belted to a pulley on the car-axle. The lever which threw

[36] P. Thureau-Dangin, _Histoire de la Monarchie de Juillet._

belted to a pulley on the car-axle. The lever which threw

And yet, in spite of all this, the smoke from this mind attracted George Sand, and became her pillar of light moving on before her. His hazy philosophy seemed to her as clear as daylight, it appealed to her heart and to her mind, solved her doubts, and gave her tranquillity, strength, faith, hope and a patient and persevering love of humanity. It seems as though, with that marvellous faculty that she had for idealizing always, she manufactured a Pierre Leroux of her own, who was finer than the real one. He was needy, but poverty becomes the man who has ideas. He was awkward, but the contemplative man, on coming down from the region of thought on to our earth once more, only gropes along. He was not clear, but Voltaire tells us that when a man does not understand his own words, he is talking metaphysics. Chopin had personified the artist for her; Pierre Leroux, with his words as entangled as his hair, figured now to her as the philosopher. She saw in him the chief and the master. _Tu duca e tu maestro_.

belted to a pulley on the car-axle. The lever which threw

In February, 1844, she wrote the following extraordinary lines: "I must tell you that George Sand is only a pale reflection of Pierre Leroux, a fanatical disciple of the same ideal, but a disciple mute and fascinated when listening to his words, and quite prepared to throw all her own works into the fire, in order to write, talk, think, pray and act under his inspiration. I am merely the popularizer, with a ready pen and an impressionable mind, and I try to translate, in my novels, the philosophy of the master."

belted to a pulley on the car-axle. The lever which threw

The most extraordinary part about these lines is that they were absolutely true. The whole secret of the productions of George Sand for the next ten years is contained in these words. With Pierre Leroux and Louis Viardot she now founded a review, _La Revue independante_, in which she could publish, not only novels (beginning with _Horace_, which Buloz had refused), but articles by which philosophical-socialistic ideas could have a free course. Better still than this, the novelist could take the watchword from the sociologist. just as Mascarilla put Roman history into madrigals, she was able to put Pierre Leroux's philosophy into novels.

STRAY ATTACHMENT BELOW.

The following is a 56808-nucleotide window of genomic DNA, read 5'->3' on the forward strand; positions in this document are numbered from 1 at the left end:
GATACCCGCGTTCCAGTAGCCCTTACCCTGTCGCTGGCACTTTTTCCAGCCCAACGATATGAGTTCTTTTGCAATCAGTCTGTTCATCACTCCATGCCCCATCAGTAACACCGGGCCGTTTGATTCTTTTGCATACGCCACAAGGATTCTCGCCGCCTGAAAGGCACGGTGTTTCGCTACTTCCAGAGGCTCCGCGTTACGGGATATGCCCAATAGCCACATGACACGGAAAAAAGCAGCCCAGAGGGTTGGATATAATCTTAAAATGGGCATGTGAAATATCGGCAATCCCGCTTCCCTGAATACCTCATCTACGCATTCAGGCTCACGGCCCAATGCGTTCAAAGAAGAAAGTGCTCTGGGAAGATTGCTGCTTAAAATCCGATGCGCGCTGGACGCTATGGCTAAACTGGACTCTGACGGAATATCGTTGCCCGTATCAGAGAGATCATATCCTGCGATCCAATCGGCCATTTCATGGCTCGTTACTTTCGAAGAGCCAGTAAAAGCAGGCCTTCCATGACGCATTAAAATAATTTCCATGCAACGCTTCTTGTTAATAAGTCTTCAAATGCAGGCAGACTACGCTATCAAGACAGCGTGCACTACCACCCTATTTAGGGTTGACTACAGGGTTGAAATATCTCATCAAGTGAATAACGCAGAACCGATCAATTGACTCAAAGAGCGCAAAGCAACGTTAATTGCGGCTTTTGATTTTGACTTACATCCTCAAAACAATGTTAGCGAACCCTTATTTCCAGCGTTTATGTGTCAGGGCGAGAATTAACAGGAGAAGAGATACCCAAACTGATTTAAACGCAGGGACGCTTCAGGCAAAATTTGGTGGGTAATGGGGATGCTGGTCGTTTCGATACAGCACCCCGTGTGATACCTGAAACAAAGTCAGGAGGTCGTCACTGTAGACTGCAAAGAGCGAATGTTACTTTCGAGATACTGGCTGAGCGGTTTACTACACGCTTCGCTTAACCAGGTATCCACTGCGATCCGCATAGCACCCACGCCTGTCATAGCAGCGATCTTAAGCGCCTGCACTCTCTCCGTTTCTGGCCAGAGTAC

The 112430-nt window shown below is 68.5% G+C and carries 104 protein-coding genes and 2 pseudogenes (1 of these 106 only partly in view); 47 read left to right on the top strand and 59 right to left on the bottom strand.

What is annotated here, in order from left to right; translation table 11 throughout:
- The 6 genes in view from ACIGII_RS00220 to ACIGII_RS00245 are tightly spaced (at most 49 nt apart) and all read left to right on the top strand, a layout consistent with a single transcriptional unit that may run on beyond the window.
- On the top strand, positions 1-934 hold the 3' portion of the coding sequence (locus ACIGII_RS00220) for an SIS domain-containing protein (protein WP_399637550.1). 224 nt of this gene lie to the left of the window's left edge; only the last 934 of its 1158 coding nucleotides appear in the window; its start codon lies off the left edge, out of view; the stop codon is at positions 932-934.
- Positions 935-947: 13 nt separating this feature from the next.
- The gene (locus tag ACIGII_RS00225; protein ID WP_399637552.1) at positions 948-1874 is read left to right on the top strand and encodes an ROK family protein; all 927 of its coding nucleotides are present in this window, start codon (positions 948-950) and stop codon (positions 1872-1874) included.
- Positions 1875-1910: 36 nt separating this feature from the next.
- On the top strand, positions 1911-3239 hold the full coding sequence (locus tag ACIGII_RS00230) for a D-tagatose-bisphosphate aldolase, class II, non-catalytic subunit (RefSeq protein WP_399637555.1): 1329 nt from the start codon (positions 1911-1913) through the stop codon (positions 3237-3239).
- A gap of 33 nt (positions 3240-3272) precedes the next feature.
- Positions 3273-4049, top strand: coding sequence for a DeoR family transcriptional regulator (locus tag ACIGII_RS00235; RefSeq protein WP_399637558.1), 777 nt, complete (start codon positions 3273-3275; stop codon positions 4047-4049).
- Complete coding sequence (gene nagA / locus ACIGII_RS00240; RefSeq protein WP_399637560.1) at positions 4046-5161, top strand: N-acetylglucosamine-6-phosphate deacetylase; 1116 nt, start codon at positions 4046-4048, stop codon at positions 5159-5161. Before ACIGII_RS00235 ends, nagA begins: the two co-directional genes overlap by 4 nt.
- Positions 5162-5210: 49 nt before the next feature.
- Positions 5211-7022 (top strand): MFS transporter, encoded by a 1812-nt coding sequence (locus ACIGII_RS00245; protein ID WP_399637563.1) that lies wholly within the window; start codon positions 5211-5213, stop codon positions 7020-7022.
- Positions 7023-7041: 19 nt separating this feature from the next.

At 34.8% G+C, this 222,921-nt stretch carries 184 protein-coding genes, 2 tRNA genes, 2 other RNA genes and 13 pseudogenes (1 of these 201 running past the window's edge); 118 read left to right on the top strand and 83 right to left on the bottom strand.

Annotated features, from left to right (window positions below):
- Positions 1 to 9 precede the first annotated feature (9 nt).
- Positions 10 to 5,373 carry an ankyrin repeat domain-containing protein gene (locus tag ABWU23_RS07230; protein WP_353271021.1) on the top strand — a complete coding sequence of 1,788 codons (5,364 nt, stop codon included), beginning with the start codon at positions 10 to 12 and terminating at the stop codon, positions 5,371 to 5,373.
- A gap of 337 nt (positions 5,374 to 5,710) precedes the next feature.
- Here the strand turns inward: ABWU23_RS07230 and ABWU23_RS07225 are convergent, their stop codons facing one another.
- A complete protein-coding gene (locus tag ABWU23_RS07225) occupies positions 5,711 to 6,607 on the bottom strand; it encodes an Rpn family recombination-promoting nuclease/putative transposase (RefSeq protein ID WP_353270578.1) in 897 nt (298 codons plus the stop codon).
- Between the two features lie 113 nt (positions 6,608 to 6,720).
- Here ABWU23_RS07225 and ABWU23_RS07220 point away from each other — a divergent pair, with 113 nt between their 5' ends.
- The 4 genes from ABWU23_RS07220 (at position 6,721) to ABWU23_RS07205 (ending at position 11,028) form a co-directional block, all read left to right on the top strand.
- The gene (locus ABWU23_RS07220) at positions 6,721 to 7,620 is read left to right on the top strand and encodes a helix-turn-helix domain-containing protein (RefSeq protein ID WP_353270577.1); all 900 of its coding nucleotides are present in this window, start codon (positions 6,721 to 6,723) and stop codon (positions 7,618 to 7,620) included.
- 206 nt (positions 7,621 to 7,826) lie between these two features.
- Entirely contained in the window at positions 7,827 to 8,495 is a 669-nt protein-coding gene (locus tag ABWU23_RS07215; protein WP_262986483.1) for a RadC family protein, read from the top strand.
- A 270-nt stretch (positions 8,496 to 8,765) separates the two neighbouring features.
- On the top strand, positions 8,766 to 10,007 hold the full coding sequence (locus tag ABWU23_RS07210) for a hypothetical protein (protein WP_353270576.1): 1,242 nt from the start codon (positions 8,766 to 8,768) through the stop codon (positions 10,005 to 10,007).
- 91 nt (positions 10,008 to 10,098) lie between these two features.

It would be interesting to know what she saw in Pierre Leroux, and which of his ideas she approved and preferred. One of the ideas dear to Pierre Leroux was that of immortality, but an immortality which had very little in common with Christianity. According to it, we should live again after death, but in humanity and in another world. The idea of metempsychosis was very much in vogue at this epoch. According to Jean Rcynaud and Lamennais, souls travelled from star to star, but Pierre Leroux believed in metempsychosis on earth.

"We are not only the children and the posterity of those who have already lived, but we are, at bottom, the anterior generations themselves. We have gone through former existences which we do not remember, but it may be that at times we have fragmentary reminiscences of them."

George Sand must have been very deeply impressed by this idea. It inspired her with _Sept cordes de la lyre_, _Spiridion_, _Consuelo_ and the _Comtesse de Rudolstadt_, the whole cycle of her philosophical novels.

The _Sept cordes de la lyre_ is a dramatic poem after the manner of _Faust_. Maitre Albertus is the old doctor conversing with Mephistocles. He has a ward, named Helene, and a lyre. A spirit lives in this lyre. It is all in vain that the painter, the _maestro_, the poet, the critic endeavour to make the cords vibrate. The lyre remains dumb. Helene, even without putting her hands on it, can draw from it magnificent harmony; Helene is mad. All this may seem very incomprehensible to you, and I must confess that it is so to me. Albertus himself declares: "This has a poetical sense of a very high order perhaps, but it seems vague to me." Personally, I am of the same opinion as Albertus. With a little effort, I might, like any one else, be able to give you an interpretation of this logogriph, which might appear to have something in it. I prefer telling you frankly that I do not understand it. The author, perhaps, did not understand it much better so that it may have been metaphysics.

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